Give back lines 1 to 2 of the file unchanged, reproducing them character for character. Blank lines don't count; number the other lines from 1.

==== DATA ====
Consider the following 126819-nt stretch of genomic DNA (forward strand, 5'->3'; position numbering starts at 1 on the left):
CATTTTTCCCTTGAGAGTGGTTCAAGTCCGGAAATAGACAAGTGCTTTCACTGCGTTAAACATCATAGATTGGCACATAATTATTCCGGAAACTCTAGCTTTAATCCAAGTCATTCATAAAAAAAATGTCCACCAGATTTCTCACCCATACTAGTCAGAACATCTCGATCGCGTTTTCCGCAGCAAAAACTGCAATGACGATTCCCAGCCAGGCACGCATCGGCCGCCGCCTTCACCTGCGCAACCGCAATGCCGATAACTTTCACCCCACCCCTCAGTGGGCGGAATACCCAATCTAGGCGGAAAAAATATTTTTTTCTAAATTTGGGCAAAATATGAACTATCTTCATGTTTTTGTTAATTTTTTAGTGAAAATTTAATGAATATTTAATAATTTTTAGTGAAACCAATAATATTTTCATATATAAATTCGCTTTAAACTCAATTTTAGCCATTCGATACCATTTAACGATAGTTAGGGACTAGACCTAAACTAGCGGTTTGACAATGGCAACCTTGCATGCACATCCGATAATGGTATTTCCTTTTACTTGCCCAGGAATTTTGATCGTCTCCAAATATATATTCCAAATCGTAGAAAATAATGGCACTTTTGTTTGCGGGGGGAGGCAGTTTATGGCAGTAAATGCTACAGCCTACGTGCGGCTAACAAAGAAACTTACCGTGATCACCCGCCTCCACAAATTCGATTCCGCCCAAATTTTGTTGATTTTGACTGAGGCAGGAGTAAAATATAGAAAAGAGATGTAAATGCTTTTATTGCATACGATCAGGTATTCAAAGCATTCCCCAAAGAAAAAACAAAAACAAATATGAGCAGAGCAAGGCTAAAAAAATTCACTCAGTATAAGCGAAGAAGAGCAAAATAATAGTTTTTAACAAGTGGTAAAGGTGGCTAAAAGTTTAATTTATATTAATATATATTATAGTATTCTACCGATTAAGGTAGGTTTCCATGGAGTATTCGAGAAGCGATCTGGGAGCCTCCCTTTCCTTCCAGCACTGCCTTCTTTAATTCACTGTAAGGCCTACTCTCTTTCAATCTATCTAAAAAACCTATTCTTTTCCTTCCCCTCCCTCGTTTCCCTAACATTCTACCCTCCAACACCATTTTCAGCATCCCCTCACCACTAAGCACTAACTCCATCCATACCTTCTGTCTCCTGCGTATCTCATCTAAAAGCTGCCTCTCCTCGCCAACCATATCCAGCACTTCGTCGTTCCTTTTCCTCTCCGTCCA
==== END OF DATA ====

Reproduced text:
Consider the following 126819-nt stretch of genomic DNA (forward strand, 5'->3'; position numbering starts at 1 on the left):
CATTTTTCCCTTGAGAGTGGTTCAAGTCCGGAAATAGACAAGTGCTTTCACTGCGTTAAACATCATAGATTGGCACATAATTATTCCGGAAACTCTAGCTTTAATCCAAGTCATTCATAAAAAAAATGTCCACCAGATTTCTCACCCATACTAGTCAGAACATCTCGATCGCGTTTTCCGCAGCAAAAACTGCAATGACGATTCCCAGCCAGGCACGCATCGGCCGCCGCCTTCACCTGCGCAACCGCAATGCCGATAACTTTCACCCCACCCCTCAGTGGGCGGAATACCCAATCTAGGCGGAAAAAATATTTTTTTCTAAATTTGGGCAAAATATGAACTATCTTCATGTTTTTGTTAATTTTTTAGTGAAAATTTAATGAATATTTAATAATTTTTAGTGAAACCAATAATATTTTCATATATAAATTCGCTTTAAACTCAATTTTAGCCATTCGATACCATTTAACGATAGTTAGGGACTAGACCTAAACTAGCGGTTTGACAATGGCAACCTTGCATGCACATCCGATAATGGTATTTCCTTTTACTTGCCCAGGAATTTTGATCGTCTCCAAATATATATTCCAAATCGTAGAAAATAATGGCACTTTTGTTTGCGGGGGGAGGCAGTTTATGGCAGTAAATGCTACAGCCTACGTGCGGCTAACAAAGAAACTTACCGTGATCACCCGCCTCCACAAATTCGATTCCGCCCAAATTTTGTTGATTTTGACTGAGGCAGGAGTAAAATATAGAAAAGAGATGTAAATGCTTTTATTGCATACGATCAGGTATTCAAAGCATTCCCCAAAGAAAAAACAAAAACAAATATGAGCAGAGCAAGGCTAAAAAAATTCACTCAGTATAAGCGAAGAAGAGCAAAATAATAGTTTTTAACAAGTGGTAAAGGTGGCTAAAAGTTTAATTTATATTAATATATATTATAGTATTCTACCGATTAAGGTAGGTTTCCATGGAGTATTCGAGAAGCGATCTGGGAGCCTCCCTTTCCTTCCAGCACTGCCTTCTTTAATTCACTGTAAGGCCTACTCTCTTTCAATCTATCTAAAAAACCTATTCTTTTCCTTCCCCTCCCTCGTTTCCCTAACATTCTACCCTCCAACACCATTTTCAGCATCCCCTCACCACTAAGCACTAACTCCATCCATACCTTCTGTCTCCTGCGTATCTCATCTAAAAGCTGCCTCTCCTCGCCAACCATATCCAGCACTTCGTCGTTCCTTTTCCTCTCCGTCCA